The classification of epilepsy syndromes made initially on the basis of information at time of diagnosis was compared to that made 2 years later in a cohort of 613 children, followed by participating physicians in Connecticut, between 1993 and 1997. After 2 years, syndrome classifications were the same in 86% of the cohort. The diagnosis was changed in 10% (mainly incomplete syndromes), and syndrome evolution, mainly West to Lennox-Gastaut, occurred in 4%. Significant changes were rare. 
COMMENT. The identification of epileptic syndromes, for the most part, may be made accurately at the time of the initial presentation and diagnosis. Changes in diagnosis at follow-up, necessary in only 14%, are explained by difficulties in classification of incomplete syndromes and the evolution of West to Lennox-Gastaut syndomes with age and maturation.
Epileptic syndromes posing problems in diagnosis. Hirsch E et al (Strasbourg, France) review the heterogeneous nature and clinical management of partial epilepsies and incomplete syndromes. BECTS are the most common idiopathic localization-related epilepsy, and may be triggered by carbamazepine in some cases. Primary reading epilepsy and idiopathic occipital lobe epilepsies with photosensitivity are an overlap of idiopathic localization-related and generalized epilepsies, and respond to sodium valproate. Other variants of idiopathic localization-related epilepsies include autosomal dominant nocturnal frontal lobe epilepsy and benign familial infantile convulsions. AED resistance can be due to errors in diagnostic classification of these epilepsy syndromes. EEG-video evaluation may be necessary in refractory seizures.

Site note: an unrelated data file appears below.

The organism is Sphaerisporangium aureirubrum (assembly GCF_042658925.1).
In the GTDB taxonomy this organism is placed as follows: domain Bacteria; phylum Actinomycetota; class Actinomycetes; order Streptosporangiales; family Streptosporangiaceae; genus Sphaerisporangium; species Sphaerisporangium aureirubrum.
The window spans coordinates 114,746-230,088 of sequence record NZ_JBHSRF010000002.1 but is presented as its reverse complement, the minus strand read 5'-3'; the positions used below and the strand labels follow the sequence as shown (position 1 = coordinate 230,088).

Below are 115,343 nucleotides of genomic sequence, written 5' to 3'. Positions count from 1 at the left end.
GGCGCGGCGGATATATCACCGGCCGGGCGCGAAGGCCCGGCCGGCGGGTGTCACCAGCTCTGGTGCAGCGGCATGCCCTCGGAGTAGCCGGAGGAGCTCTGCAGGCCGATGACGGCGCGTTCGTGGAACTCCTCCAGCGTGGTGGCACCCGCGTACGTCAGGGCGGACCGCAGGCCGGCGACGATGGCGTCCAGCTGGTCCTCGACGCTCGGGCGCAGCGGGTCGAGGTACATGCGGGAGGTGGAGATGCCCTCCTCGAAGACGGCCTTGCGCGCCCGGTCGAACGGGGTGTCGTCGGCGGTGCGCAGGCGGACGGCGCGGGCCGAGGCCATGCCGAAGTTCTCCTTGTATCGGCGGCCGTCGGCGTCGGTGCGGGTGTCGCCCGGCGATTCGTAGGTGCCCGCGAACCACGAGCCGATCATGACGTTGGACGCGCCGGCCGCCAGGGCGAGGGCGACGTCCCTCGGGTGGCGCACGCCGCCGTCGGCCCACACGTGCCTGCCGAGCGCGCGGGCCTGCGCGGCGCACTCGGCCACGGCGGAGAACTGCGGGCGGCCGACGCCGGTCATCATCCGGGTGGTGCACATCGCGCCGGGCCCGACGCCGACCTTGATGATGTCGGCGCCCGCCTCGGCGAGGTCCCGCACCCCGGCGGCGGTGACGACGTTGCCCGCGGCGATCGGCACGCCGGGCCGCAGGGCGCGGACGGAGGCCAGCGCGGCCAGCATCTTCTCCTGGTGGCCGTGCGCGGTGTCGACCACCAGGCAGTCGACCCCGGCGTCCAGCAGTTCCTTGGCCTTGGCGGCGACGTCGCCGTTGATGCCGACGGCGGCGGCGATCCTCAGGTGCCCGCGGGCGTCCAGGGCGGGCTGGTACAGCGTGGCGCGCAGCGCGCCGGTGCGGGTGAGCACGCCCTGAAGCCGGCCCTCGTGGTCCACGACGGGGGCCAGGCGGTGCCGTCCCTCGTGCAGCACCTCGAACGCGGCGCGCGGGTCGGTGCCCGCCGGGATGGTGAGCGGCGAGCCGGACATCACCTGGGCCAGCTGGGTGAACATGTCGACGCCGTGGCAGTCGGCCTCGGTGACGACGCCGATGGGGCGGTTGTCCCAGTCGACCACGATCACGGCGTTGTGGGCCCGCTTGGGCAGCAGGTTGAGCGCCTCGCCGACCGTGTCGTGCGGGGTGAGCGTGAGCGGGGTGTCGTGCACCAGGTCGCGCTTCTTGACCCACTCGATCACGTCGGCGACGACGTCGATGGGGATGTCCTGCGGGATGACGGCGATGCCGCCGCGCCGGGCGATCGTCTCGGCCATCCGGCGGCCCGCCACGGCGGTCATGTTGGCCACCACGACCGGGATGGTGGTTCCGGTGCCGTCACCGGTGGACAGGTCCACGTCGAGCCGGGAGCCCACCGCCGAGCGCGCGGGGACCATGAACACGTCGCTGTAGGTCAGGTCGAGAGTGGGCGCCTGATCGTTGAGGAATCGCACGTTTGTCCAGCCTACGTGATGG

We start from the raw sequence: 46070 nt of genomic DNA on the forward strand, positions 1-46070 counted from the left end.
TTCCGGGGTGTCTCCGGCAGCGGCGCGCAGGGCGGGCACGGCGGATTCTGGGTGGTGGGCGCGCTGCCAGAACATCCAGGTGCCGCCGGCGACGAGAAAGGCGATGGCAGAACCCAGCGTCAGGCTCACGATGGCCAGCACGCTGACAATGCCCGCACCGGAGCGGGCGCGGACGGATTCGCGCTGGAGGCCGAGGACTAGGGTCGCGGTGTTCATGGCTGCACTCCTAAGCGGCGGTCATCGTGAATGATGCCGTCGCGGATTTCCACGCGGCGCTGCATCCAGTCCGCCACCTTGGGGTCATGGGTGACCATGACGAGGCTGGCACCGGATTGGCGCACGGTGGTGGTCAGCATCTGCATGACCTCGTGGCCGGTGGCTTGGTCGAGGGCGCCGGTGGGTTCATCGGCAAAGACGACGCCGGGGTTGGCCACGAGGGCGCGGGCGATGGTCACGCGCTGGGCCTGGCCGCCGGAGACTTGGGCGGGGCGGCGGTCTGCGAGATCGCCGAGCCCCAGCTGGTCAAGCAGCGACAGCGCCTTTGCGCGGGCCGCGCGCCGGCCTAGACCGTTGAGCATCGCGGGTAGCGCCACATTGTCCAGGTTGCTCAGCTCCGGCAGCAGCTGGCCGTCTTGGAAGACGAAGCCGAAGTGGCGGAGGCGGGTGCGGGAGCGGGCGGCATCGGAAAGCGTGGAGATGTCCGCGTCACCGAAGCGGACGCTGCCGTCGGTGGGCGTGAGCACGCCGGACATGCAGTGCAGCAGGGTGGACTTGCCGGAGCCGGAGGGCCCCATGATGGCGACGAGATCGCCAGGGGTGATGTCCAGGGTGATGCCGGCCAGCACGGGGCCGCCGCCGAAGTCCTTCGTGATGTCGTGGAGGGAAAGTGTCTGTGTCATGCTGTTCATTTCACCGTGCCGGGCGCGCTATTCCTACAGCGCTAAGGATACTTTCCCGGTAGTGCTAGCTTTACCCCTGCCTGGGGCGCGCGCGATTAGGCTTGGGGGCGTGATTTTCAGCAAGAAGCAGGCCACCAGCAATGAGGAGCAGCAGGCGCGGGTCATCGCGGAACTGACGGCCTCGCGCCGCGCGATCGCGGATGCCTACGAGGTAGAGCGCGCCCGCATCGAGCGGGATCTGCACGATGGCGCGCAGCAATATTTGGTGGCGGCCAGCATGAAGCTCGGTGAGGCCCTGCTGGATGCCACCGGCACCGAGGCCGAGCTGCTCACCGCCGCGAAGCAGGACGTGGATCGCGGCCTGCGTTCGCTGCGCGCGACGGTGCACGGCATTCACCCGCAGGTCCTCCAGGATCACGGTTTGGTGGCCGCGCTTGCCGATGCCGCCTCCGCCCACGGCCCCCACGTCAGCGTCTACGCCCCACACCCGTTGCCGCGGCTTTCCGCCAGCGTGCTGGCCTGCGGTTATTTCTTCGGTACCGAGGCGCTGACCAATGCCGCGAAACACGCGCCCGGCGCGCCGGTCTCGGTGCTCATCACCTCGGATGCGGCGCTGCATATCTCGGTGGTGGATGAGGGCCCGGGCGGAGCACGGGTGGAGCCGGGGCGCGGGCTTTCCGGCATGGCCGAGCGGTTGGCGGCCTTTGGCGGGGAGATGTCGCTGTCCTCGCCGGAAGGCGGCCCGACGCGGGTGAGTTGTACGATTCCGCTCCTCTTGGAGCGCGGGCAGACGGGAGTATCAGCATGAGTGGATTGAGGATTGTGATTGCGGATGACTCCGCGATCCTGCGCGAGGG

Post-ictal paralysis in BECTS. Dai A et al (State University of New York, Buffalo, NY) found a 9% association of post-ictal paresis among 68 children with benign rolandic epilepsy, and 50% had brief post-ictal aphasia. Todd’s paresis and aphasia do not exclude the diagnosis of BREC, and these transient complications are clinically benign.